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Pomegranates and plain talk about superfoods


By Austine Siomos, MD
Pediatric Cardiologist

Have you ever wanted to smash a pomegranate? Most likely, if you have taken on the challenge of removing all the seeds from a pomegranate, then surely you have had the urge to just smash it and see how many you can get out that way!

Smashing pomegranates is actually a tradition in some parts of the world. In Greece, the pomegranate has been the symbol of fertility, prosperity and regeneration for thousands of years.

During Christmas time in Greece, the families hang pomegranates above the main entrance door of their house. At midnight on the New Year it is the custom to turn off all lights and for family members to step outside their home, as a symbol of leaving the old year that has passed.

The family members then step in the house again after midnight. The second person to enter the house smashes a pomegranate against the door. This has to be a good smash, as the tradition is that the number of seeds that scatter around is proportional to the amount of good luck the family will receive within the upcoming year. It is also believed that someone who gets a red spot on them by the fruit’s juice will be extremely lucky that year.

The pomegranate is actually a berry, with the botanical name Punica granatum. The French name for a pomegranate is grenade. Because of the similarity between the shape of the fruit and the small bomb weapon, this led to the name for the military grenade.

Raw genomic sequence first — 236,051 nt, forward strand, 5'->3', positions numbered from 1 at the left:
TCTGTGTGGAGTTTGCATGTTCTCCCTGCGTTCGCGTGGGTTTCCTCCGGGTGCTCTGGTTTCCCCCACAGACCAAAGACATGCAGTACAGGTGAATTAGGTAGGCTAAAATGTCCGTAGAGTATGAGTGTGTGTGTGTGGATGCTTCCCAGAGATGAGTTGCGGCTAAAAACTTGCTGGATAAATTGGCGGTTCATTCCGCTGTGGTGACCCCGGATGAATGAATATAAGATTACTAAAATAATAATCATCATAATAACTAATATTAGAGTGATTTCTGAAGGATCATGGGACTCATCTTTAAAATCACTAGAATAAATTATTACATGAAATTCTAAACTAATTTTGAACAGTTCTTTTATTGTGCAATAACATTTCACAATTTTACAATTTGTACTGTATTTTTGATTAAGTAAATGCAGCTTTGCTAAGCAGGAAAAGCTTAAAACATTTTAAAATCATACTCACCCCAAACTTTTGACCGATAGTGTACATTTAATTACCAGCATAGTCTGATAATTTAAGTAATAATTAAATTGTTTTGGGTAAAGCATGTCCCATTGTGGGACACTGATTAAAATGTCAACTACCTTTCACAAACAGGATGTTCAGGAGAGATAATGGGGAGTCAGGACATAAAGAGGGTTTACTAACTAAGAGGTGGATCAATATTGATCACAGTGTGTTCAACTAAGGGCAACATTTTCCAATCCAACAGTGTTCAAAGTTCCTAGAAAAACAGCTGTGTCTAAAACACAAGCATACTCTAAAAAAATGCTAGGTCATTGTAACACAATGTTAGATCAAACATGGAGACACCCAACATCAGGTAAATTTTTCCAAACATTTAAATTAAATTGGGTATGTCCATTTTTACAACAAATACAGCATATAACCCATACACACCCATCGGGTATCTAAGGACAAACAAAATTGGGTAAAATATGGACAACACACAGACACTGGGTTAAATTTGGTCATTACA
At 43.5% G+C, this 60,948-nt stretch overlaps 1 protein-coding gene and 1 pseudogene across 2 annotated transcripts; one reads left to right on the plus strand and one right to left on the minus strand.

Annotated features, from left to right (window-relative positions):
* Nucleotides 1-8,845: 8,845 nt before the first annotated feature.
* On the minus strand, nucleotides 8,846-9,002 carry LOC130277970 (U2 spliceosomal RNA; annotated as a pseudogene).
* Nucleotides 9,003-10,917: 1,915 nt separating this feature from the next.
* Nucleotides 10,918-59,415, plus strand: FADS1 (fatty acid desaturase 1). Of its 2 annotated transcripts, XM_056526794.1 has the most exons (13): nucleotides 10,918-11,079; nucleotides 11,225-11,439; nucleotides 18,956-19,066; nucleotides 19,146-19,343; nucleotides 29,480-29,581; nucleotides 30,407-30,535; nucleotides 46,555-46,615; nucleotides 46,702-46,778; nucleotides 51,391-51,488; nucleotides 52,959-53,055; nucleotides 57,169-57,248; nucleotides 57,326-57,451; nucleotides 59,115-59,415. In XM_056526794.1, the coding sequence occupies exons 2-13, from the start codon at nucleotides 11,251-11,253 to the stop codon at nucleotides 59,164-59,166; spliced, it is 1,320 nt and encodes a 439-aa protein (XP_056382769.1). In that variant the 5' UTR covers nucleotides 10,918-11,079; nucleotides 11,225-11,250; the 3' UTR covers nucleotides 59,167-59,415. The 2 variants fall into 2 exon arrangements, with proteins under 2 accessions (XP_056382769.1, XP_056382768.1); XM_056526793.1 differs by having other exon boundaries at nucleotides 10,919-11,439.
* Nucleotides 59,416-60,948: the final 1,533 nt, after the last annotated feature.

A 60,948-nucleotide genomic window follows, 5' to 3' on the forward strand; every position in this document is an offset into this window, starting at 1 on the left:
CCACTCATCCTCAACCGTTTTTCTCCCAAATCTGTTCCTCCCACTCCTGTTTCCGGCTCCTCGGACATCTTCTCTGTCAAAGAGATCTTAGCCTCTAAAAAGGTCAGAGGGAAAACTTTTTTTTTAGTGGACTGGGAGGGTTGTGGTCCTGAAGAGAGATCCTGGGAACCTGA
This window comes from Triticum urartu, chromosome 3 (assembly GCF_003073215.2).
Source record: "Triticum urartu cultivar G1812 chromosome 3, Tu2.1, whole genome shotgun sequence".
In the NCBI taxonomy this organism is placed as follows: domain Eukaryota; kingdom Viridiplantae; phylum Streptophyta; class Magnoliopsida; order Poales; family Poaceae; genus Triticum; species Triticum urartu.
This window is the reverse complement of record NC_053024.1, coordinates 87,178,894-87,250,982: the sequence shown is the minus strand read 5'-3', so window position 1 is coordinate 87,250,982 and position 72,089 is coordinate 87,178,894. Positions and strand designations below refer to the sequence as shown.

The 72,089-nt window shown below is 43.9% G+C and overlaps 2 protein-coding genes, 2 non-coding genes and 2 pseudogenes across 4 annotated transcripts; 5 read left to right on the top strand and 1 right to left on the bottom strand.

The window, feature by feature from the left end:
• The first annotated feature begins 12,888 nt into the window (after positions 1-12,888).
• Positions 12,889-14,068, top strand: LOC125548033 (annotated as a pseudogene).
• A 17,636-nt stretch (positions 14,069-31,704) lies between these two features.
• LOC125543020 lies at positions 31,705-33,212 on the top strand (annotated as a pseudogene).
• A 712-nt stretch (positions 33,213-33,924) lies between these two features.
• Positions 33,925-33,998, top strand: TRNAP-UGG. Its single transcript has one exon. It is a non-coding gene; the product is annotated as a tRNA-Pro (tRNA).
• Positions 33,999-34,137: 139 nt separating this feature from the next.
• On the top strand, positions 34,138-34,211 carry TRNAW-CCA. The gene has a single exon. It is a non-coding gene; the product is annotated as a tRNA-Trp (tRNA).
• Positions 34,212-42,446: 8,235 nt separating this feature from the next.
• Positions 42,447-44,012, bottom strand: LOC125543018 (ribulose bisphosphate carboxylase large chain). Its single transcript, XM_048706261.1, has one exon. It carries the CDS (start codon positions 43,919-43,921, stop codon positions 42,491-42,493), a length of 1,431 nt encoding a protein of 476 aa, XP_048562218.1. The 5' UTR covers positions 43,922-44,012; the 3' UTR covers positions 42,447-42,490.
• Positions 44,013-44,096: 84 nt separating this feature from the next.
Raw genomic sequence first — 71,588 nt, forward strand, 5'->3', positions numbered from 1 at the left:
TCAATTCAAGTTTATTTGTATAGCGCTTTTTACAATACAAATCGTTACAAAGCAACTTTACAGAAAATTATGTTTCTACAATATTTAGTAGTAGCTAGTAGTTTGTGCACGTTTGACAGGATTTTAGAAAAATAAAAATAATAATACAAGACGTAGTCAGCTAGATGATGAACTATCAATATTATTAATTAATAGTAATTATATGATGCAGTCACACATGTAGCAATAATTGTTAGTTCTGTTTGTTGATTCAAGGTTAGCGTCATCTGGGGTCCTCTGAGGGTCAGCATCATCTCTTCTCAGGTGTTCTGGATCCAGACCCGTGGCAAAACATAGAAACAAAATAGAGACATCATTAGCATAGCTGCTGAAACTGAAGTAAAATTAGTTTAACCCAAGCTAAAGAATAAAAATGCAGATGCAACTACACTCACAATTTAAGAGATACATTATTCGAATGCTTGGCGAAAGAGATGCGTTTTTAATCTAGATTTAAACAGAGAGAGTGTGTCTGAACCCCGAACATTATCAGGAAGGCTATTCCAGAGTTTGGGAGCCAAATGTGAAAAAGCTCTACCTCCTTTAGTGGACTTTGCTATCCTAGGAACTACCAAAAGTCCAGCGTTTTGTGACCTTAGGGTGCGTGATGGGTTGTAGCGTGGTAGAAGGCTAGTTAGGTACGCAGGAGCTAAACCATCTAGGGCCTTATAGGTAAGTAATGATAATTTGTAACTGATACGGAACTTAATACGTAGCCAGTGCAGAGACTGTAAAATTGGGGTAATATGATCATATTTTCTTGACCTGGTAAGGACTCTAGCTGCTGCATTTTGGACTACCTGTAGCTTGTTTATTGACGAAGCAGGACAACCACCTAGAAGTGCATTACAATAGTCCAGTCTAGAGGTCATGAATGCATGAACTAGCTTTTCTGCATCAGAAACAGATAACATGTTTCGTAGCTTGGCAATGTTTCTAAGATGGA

Pomegranates are a festive fruit. They look like Christmas ornaments on the outside and on the inside the seeds appear like jewels. The whole fruit is decorative in itself and the seeds can liven a drink, a salad or a holiday dish of any kind.

So are pomegranates a “superfood?” It is first important to note that superfood is not a medical term or a recognized designation by dietitians. Superfood is a marketing term. In my opinion, the term is not completely useless, as many superfoods are anti-inflammatory and contain vitamins and micronutrients.

Superfoods are not magic, however. They cannot cancel out unhealthy and processed foods. Companies have also taken advantage of the superfood trend to market processed foods, juices and other products. As usual, the further a food is taken from its natural state, the less likely it is to have the original health benefits that occur with the food. For example, a cup of pomegranate seeds supplies the following:

  • Vitamin C (30% of the recommended daily allowance or RDA)
  • Vitamin K (36% of the RDA)
  • Folate (16% of the RDA)
  • Potassium (12% of the RDA)
  • 3 grams of protein
  • 6-8 grams of fiber, which is at least 20% of the total recommended daily value of fiber!

A cup of pomegranate juice, however, contains lower amounts of vitamins, almost no protein and no fiber. And then on the extreme processed side there is the example of pomegranate hard candy, which usually contains no actual pomegranate, no fiber, no vitamins and primarily refined sugar!

Health benefits of pomegranates

Nutrition labels list vitamins and macronutrients, but not phytochemicals and micronutrients. These are being studied more in foods, and especially in superfoods.

Antioxidants that decrease risk of heart disease, cancer, diabetes and even obesity: Pomegranates contain phytochemicals called polyphenols, including the hydrolyzable tannins called ellagitannins. These are formed when ellagic acid binds with a carbohydrate to form pomegranate ellagitannins, also known as punicalagins. Punicalagins are extremely powerful antioxidants found in the juice and peel of a pomegranate. They are so powerful that pomegranate juice has been found to have three times the antioxidant activity of red wine and green tea.